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Quantum Computing / Creating Virtual Intelligence (Part I)

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posted on Nov, 15 2013 @ 03:20 AM

This is going to be a sequence of threads on quantum computing and the human mind. I have already outlined them, but there is a lot to cover.

As far as I know, the ideas we are working with are cutting-edge, in fact, my friend and I just designed a very basic outline of a quantum computing model today that should be able to mimic real intelligence, I will get to that on a later thread, it is a basic design, but that's cool because it should be easy to understand and I can write threads on more specifics.

The first thread that I am going to write is going to cover the gateway into understanding why quantum physics is important to consciousness, something that I have not been able to describe to anyone before in a satisfactory manner until now. Until now, the assumption is that consciousness is Newtonian and an illusion. However - fringe scientists have been working on this and been inspiring me for years.

Those are fireflies.

I was just listening to a story on N.P.R. that was discussing some behavior involving fireflies that I believe could be used in an experiment to show that the conscious mind in living beings is actually a quantum field, and the rest of the behavior of the fireflies, which resembles culture in some ways, could then be explained by neural mirroring.

Although the commentators on N.P.R. mentioned they had no idea how order could come out of disorder, I realized that was a question I had asked myself around 7 years ago and written a thesis paper on 3 to 5 years ago I had been having a spiritual crisis at the time, and spent the intervening years searching for an answer.

An explorer canoeing in some tropical river or some such adventure, found that in the wild, a certain species of firefly would blink in sync with all of the fireflies in the area. But thank God he was somewhat insane and inquisitive himself, just like me, with too much time on his hands -

He brought some fireflies back to his hotel room and released them (I think his wife fell asleep at that point) and discovered that while they blinked randomly at first, they would start to form into groups of two to three that would blink together, and then eventually the whole room was in sync.

Apparently, no one knows how order could come out of disorder according to the N.P.R. commentator, because it is against the laws of entropy.

Here is an example of the experiment, simulated.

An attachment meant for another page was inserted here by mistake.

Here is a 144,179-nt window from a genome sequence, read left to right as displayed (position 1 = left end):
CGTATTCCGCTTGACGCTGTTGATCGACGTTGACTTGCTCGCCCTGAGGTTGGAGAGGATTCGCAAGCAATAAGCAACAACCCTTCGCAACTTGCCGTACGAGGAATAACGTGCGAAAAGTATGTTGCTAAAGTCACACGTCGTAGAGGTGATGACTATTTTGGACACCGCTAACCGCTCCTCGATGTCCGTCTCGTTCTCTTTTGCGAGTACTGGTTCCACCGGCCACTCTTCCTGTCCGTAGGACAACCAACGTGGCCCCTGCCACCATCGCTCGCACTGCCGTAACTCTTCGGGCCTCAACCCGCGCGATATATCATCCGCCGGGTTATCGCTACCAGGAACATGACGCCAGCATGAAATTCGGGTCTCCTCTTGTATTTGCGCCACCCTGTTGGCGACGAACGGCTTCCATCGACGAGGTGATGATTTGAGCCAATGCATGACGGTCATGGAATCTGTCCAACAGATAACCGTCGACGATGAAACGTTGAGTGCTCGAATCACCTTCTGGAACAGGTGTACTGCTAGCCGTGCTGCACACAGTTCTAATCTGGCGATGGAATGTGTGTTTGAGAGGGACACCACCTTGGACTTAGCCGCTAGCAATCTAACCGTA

However, life in general does not follow the laws of entropy; this experiment makes it more obvious than ever, and I am offering a scientific explanation.

I believe the fireflies are not only important to simplify what a quantum theory of mind is talking about on some level, and shows why it is necessary in the first place to help explain cognition, but could also be used as an experiment to demonstrate order coming from disorder.

In addition, I am fairly certain that quantum equations of some kind might be able to be applied to the firefly behavior. I have a friend on my team, John Lee, who is an expert with quantum physics equations and applying them to such nonsense.

In fact, there are many different insect societies that I believe could be used to study this issue further. I have no idea why insects are so easy for this, but I have a theory that it could be due to their matriarchal instead of patriarchal natures. I explain this later when talking about ants and how they interact with their queen.

Any questions are welcome, even something I'd never thought of before, I could have fun thinking about.

There are many applications of this discovery to mainstream science, the easiest being simply applying quantum equations to insect behavior in order to run some experiments, and then from that, head on into developing quantum V.I.

I think those are the safest routes and the ones that I would find easiest to work with at the moment.


Thank you to James Findlay, nuclear physicist and business partner for this response.

I think this is a classic example of emergent behavior. You will see the same thing in colonies of insects - order from disorder both in their behavior that seems synchronized to accomplish a given task and in the structures ultimately built for them. For instance - a flock of birds - each will fly randomly but when a certain number come together, emergent behavior appears. They will all dive at a moment, then swoop upwards within milliseconds. You see something similar with grasshoppers being brought together in ever increasing numbers.

Now synchronization of this sort - what are your expectations? I think it sounds like you are making a connection between a neuron which is physical and most would say without consciousness, but when a large number are brought together and properly organized, emergent properties such as consciousness may arise, with abilities being capable to recognize itself as being present, for example.

Are you making an analogy to the fireflies where a simple group brought together through mirroring behavior - conscious or not - also leads to emergent phenomena greater than the individual fireflies normally present qualities? How do you play with the idea of entropy? It is clearly increasing as far as this experiment through use of energy,thermal equalibria, etc. while ine one way - the ordered flashing of the fireflies - represents and shows one case of decreased entropy and increased order within the system.

My answer to him:

Yes, you are very sharp there about the connection with the nuerons to emergent behavior. If neurons are able to generate miniature quantum fields, as some research suggests, that would make them random number / idea generators. Being a true random number generator (having free will as a quantum particle) and being unpredictable to Newtonian Mechanics also exempts them from any previous causality in some very important and systematic cases - this allows for order to be created within a system.